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southpauz:

This website endlessly frustrates me

I am a black artist. I am a huge fan of Black Panther. These two things combined have resulted in me eagerly jumping into drawing Black Panther fanart. The movie was amazing and inspired me in ways that I cannot begin to describe, and yet, in the two fanart pieces I created for this fantastic movie, I have been called racist, terrible, accused of “white-washing”, and been harassed.

Me. A black artist. Racist against black people because apparently I’ve colored a character’s skin too dark for some people’s tastes or far too light.  

None of them were genuine critiques, either. Not advice on how to better reach a more approved way of coloring a characters skin, but just either vicious accusations or outright rude statements, as if they forget that there is a person behind the drawings they consume. 

I’m a person just like everyone else here. I am very open to critiques to improve my art when they come from a stance of actually wanting to have that person get better or learn rather than to just hurt them and put them down.

I made an error in my first Black Panther drawing of Shuri where I had drawn her a bit darker than I should have. I had realized that when I used a reference picture for her, I picked one where she was in a darker room with many shadows being casted upon her skin, adding more shade than what is usually shown by her skin tone. I acknowledged that mess up, but by the time I had realized, that post had already gathered a life of its own. I promised myself that the next time I made Black Panther fanart I would make sure to look at multiple references of the actor/actress and learn how to properly color-pick.

Which leads me to my new post I had created. I made a silly Killmonger comic that was a direct reference to the “you could shop at five or six stores or just one”. I was terrified to mess up on the skin tone, because I know even slight errors make people on this website go insane. I went out of my way to make sure I had a nice, flat skintone for him, seeing as I was only intending to implement incredibly minimal lighting and shadows in my comic.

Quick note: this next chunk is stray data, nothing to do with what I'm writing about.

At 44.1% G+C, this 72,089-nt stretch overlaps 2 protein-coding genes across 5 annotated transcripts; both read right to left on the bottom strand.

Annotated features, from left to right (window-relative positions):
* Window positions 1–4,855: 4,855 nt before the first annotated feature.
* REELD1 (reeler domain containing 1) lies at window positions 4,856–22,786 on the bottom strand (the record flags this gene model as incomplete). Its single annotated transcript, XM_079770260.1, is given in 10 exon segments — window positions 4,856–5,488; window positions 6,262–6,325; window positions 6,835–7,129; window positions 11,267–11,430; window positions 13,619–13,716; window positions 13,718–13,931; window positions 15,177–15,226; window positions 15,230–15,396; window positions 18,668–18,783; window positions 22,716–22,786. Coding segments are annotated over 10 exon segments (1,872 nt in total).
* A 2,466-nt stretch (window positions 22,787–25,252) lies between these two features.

I did research. I looked up information on how to properly identify skin tone (some of which were unreachable, seeing as they told me to check behind the ear of the person lol). All the information I looked up told me to find the skin tone through the “undertone”, which is the base skin color one has that is unaffected by light or shadows casted in a room. With that knowledge in mind, I made sure to find at least 5 references where I could color-pick out the undertones of Michael B. Jordan without focusing on any specifically bright or shadowed areas of his face or body. The readings I looked up also stated that more natural lighting may help with my choice, and a few of these (notably the Black Panther promo picture) have certain dramatic lightings. I kept that in mind and I predominantly focused on color-picking the area between his cheekbone and jawline to find his coloring. These were my results:

In all of my images that I referenced, where I made sure to avoid highlights in the cheeks, it showed that his skin tends to have a more honeyed brown undertone. 

At no point was my intention for this comic to be white-washed or offensive. I did research and tried my best to stay true to his coloring (and the fanart I’ve seen of him on this site have too wide of a variation in skin color that I was too unsure to pick one from those). If I perhaps hurt or upset others with my coloration of his character, then I truly do apologize. That was nowhere near my intention. I love the character Killmonger and I ADORED Black Panther. If anyone has a better way of finding base skin tones from real actors/actresses (I primarily draw fanart of cartoons that tend to have base set palettes so I rarely encounter this issue), then please by all means give me the sources and information. I’d love to learn more! 

What isn’t okay about this is how people on this website are so quick to jump and throw ridiculous and offensive statements without knowing anything about the person they’re targeting or the art they created. That these people are so easily able to forget that there is a person behind the art astounds me. I’m human. I learn, make mistakes, and grow like you do. I’m a passionate artist who was just trying to draw dedicative art to a movie that meant a lot to her in a number of ways. 

This movie is important. It’s doing something that has never been done before and that’s going to inspire a lot of people to start creating content. Some who are younger than me, who possibly don’t have a firm grasp on anatomy, color theory, or skin tones. They’ll try, they’ll post, and they will get harassed endlessly if they have a toe out of line. And that’s no atmosphere to inspire growth. If we want more fanart and more celebration for black characters and black productions, we have to be more understanding of growth and how to properly critique people without screeching that they’re white-washing monsters or awful racists. Of course, it’s not our JOBS to spare feelings of those hurt or upset, but I promise you’ll find more PoC characters being illustrated when people learn to not stick to the “one strike you’re out” policy that Tumblr has created. 

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Schweinderl